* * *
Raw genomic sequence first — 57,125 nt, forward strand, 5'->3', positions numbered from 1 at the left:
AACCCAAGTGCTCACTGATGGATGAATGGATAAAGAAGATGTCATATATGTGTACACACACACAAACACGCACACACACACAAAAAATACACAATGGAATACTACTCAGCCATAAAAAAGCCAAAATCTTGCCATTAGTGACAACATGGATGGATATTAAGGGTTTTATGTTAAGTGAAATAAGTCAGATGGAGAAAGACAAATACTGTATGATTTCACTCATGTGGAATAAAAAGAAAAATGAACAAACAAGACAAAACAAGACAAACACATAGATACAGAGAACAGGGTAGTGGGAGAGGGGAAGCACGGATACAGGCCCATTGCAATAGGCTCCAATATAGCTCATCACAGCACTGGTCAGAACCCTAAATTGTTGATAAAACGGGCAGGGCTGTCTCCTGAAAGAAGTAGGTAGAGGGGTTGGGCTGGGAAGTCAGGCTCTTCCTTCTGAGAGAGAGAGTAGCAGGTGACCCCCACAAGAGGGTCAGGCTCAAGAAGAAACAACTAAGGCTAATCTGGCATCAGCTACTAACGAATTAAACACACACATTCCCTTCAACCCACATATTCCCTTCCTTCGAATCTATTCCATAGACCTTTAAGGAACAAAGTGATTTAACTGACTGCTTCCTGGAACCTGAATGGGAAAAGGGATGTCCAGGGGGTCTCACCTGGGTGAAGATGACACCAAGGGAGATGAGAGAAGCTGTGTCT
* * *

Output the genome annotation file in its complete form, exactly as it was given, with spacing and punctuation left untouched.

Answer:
Raw genomic sequence first — 57,125 nt, forward strand, 5'->3', positions numbered from 1 at the left:
AACCCAAGTGCTCACTGATGGATGAATGGATAAAGAAGATGTCATATATGTGTACACACACACAAACACGCACACACACACAAAAAATACACAATGGAATACTACTCAGCCATAAAAAAGCCAAAATCTTGCCATTAGTGACAACATGGATGGATATTAAGGGTTTTATGTTAAGTGAAATAAGTCAGATGGAGAAAGACAAATACTGTATGATTTCACTCATGTGGAATAAAAAGAAAAATGAACAAACAAGACAAAACAAGACAAACACATAGATACAGAGAACAGGGTAGTGGGAGAGGGGAAGCACGGATACAGGCCCATTGCAATAGGCTCCAATATAGCTCATCACAGCACTGGTCAGAACCCTAAATTGTTGATAAAACGGGCAGGGCTGTCTCCTGAAAGAAGTAGGTAGAGGGGTTGGGCTGGGAAGTCAGGCTCTTCCTTCTGAGAGAGAGAGTAGCAGGTGACCCCCACAAGAGGGTCAGGCTCAAGAAGAAACAACTAAGGCTAATCTGGCATCAGCTACTAACGAATTAAACACACACATTCCCTTCAACCCACATATTCCCTTCCTTCGAATCTATTCCATAGACCTTTAAGGAACAAAGTGATTTAACTGACTGCTTCCTGGAACCTGAATGGGAAAAGGGATGTCCAGGGGGTCTCACCTGGGTGAAGATGACACCAAGGGAGATGAGAGAAGCTGTGTCT